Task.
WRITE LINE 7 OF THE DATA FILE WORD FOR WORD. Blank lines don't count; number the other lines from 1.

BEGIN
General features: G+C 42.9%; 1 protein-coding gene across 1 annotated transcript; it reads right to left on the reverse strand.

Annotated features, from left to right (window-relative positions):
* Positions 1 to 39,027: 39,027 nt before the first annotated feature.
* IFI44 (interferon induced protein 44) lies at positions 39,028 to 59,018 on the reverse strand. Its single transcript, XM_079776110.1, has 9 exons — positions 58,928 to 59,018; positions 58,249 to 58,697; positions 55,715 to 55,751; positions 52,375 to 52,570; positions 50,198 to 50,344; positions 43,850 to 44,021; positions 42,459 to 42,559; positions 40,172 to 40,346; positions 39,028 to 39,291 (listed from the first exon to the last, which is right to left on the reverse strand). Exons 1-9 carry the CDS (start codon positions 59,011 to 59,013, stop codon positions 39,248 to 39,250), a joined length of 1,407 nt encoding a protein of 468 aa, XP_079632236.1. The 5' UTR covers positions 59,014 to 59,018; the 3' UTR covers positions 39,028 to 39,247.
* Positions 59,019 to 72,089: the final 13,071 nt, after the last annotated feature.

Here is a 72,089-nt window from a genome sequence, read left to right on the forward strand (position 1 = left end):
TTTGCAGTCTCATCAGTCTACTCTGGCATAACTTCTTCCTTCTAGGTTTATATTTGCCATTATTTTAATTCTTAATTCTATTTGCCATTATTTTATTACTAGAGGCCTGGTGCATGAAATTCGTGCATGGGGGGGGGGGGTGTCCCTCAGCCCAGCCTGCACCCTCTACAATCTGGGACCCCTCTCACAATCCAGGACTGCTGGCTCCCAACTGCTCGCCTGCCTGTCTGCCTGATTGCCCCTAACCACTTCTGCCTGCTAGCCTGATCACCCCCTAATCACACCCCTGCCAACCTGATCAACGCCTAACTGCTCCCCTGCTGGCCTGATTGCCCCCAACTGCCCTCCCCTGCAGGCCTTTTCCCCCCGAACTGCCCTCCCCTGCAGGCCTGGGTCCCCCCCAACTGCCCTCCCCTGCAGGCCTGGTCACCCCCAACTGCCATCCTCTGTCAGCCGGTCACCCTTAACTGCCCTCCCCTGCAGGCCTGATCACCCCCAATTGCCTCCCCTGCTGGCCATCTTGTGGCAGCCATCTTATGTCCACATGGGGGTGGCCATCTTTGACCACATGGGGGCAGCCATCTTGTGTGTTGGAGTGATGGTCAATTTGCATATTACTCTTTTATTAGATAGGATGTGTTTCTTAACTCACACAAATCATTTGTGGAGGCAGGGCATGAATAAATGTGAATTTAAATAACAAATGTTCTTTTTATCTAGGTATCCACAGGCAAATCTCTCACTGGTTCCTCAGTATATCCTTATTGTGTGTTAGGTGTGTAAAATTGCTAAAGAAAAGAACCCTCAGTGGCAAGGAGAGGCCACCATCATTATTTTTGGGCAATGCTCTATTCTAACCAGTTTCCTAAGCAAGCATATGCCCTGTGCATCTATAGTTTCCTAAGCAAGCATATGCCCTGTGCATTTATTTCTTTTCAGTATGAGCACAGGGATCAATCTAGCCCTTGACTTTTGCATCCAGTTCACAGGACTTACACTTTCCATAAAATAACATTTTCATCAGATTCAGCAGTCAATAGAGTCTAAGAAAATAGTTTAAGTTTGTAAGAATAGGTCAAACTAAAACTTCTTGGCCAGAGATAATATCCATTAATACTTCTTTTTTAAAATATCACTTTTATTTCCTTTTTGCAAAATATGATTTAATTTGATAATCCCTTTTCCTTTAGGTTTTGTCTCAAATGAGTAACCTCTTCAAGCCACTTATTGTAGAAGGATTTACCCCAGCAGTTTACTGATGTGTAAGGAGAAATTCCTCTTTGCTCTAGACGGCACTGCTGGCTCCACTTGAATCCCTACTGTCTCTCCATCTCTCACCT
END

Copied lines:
TTTGCAGTCTCATCAGTCTACTCTGGCATAACTTCTTCCTTCTAGGTTTATATTTGCCATTATTTTAATTCTTAATTCTATTTGCCATTATTTTATTACTAGAGGCCTGGTGCATGAAATTCGTGCATGGGGGGGGGGGGTGTCCCTCAGCCCAGCCTGCACCCTCTACAATCTGGGACCCCTCTCACAATCCAGGACTGCTGGCTCCCAACTGCTCGCCTGCCTGTCTGCCTGATTGCCCCTAACCACTTCTGCCTGCTAGCCTGATCACCCCCTAATCACACCCCTGCCAACCTGATCAACGCCTAACTGCTCCCCTGCTGGCCTGATTGCCCCCAACTGCCCTCCCCTGCAGGCCTTTTCCCCCCGAACTGCCCTCCCCTGCAGGCCTGGGTCCCCCCCAACTGCCCTCCCCTGCAGGCCTGGTCACCCCCAACTGCCATCCTCTGTCAGCCGGTCACCCTTAACTGCCCTCCCCTGCAGGCCTGATCACCCCCAATTGCCTCCCCTGCTGGCCATCTTGTGGCAGCCATCTTATGTCCACATGGGGGTGGCCATCTTTGACCACATGGGGGCAGCCATCTTGTGTGTTGGAGTGATGGTCAATTTGCATATTACTCTTTTATTAGATAGGATGTGTTTCTTAACTCACACAAATCATTTGTGGAGGCAGGGCATGAATAAATGTGAATTTAAATAACAAATGTTCTTTTTATCTAGGTATCCACAGGCAAATCTCTCACTGGTTCCTCAGTATATCCTTATTGTGTGTTAGGTGTGTAAAATTGCTAAAGAAAAGAACCCTCAGTGGCAAGGAGAGGCCACCATCATTATTTTTGGGCAATGCTCTATTCTAACCAGTTTCCTAAGCAAGCATATGCCCTGTGCATCTATAGTTTCCTAAGCAAGCATATGCCCTGTGCATTTATTTCTTTTCAGTATGAGCACAGGGATCAATCTAGCCCTTGACTTTTGCATCCAGTTCACAGGACTTACACTTTCCATAAAATAACATTTTCATCAGATTCAGCAGTCAATAGAGTCTAAGAAAATAGTTTAAGTTTGTAAGAATAGGTCAAACTAAAACTTCTTGGCCAGAGATAATATCCATTAATACTTCTTTTTTAAAATATCACTTTTATTTCCTTTTTGCAAAATATGATTTAATTTGATAATCCCTTTTCCTTTAGGTTTTGTCTCAAATGAGTAACCTCTTCAAGCCACTTATTGTAGAAGGATTTACCCCAGCAGTTTACTGATGTGTAAGGAGAAATTCCTCTTTGCTCTAGACGGCACTGCTGGCTCCACTTGAATCCCTACTGTCTCTCCATCTCTCACCT